As Peter Kleissner puts it, "I personally think most people behind the [Sinowal] code do not know what they have done. I would bet that more than half of the code was written by students around the world."

Kleissner's in a good position to judge. He's a student himself, 18 years old. I'm glad he's on our side.

Permalink • Print • Comment

February 3, 2009

Little Snitch tattles on trojans

January 27th, 2009

Posted by Jason D. O'Grady

Network MonitorIn case you missed it, your Mac may be under attack. Especially if you have a taste for downloading Mac software that isn’t exactly, ahem, legal.

Last week I reported that a trojan horse called “iWorkServices” has was found in a pirated version of iWork ‘09 floating around on BitTorrent. Yesterday it came to light that another trojan has been found in a pirated version of Photoshop CS4.

Whether you play fast and loose with your software licenses is on your conscience (I certainly don’t recommend it) but one way to keep tabs on software that likes to call home is with cialis wholesale Objective Development’s Little Snitch 2.0 ($29.95). I hadn’t used it since version 1 and the recent rash of Mac trojans gave me a prefect excuse to try v.2.

Little Snitch informs you whenever a program attempts to establish an outgoing Internet connection. You can then choose to allow or deny this connection, or define a rule how to handle similar, future connection attempts. This reliably prevents private data from being sent out without your knowledge. Little Snitch runs inconspicuously in the background and it can also detect network related activity of viruses, trojans and other malware.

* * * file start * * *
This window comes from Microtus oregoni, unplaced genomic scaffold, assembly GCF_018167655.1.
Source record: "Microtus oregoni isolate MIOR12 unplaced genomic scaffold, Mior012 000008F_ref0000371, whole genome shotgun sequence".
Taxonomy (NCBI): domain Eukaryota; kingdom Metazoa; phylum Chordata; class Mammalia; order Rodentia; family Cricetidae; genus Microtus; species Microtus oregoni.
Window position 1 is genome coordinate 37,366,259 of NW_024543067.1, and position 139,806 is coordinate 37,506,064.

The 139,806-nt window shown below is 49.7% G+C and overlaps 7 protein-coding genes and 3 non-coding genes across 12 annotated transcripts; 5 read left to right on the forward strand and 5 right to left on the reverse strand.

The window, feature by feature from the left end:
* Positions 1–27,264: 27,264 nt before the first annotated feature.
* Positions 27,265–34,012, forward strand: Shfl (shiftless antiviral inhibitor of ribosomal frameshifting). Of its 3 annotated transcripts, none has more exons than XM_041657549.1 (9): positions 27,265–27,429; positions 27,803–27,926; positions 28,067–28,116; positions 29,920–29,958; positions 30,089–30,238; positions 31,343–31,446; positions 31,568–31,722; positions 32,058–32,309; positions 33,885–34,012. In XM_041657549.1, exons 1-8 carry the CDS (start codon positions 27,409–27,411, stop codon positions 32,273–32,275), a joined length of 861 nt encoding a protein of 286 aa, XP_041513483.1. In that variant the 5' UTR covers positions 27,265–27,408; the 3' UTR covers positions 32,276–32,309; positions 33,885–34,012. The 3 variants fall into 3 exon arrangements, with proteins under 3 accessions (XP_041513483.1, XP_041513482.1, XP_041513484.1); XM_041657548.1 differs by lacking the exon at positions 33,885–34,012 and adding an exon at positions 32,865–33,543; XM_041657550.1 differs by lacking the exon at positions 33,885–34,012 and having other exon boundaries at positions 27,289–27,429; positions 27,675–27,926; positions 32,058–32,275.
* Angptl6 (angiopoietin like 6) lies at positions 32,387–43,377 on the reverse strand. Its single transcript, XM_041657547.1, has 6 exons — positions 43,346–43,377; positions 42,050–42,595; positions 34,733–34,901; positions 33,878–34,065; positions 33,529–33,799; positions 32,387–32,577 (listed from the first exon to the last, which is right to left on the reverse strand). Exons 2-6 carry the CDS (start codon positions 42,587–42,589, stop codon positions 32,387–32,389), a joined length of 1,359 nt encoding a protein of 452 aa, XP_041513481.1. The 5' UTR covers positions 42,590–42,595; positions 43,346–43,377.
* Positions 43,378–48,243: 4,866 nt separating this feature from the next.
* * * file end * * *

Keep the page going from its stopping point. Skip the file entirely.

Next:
Once installed you’ll be amazed at all the things on your Mac that connect to the Internet in the background. Most of them probably have your approval, like all the apps that you allowed to “check for updates at startup?” and things like Software Update, dotmacsyncclient and Bonjour’s mDNSresponder. Those ones are safe to “allow” but if Little Snitch asks for approval for something unknown, deny the request then Google the name to see if it’s kosher.

Be warned though, the first time you install Little Snitch, you’ll be inundated with allow/deny requests and it can be exhaustive. (Hint: you can confirm an alert with Command-Return, Control-Return and Return-Escape). Clicking the Forever button helps you ignore approved outbound connections and it’s a small price to pay to be able to keep tabs on potentially malicious code.

A new Network Monitor feature (pictured) has been added in version 2 which alone is worth the price of admission. The beautifully designed window displays detailed information about all of the incoming and outgoing network traffic on your Mac. It only pops up when connections are active unless you check the small “stay visible” box at the top of the window. I find myself leaving the Network Monitor window visible and watching in awe as the packets flow by. If you decide to close it a subtle menu bar item will also keep you apprised.

Nice, tight bit of code. Highly recommended.

Permalink • Print • Comment

MacScan releases free Mac trojan removal tool

January 27th, 2009

Posted by David Morgenstern

With the arrival of yet another trojan targeting the Mac, antispyware vendor MacScan on Tuesday updated and renamed its trojan removal tool.

The previous version was called the iWorkServices Trojan Removal Tool, and SecureMac changed the program’s name to the iServices Trojan Removal Tool.  The company said the updated tool is also a free download and detects and removes the new variant trojan found on pirated versions of Adobe Photoshop CS 4 for Mac OS X.

This trojan is working its way around various P2P networks and with various packages as the vector for infections. The first version was discovered in copies of iWork 09, which was introduced at Macworld Expo earlier this month.

According to MacScan:

Like its predecessor, variant B obtains root privileges, and notifies the remote host of the infected computer’s location on the Internet. It is recommended users avoid downloading pirated copies of these programs. What’s more, it is anticipated that new variants will be discovered in the coming months in other software cialis weekend pill packages distributed by third parties over the Internet.

Permalink • Print • Comment
Next Page »
Made with WordPress and a search engine optimized WordPress theme • Sky Gold skin by Denis de Bernardy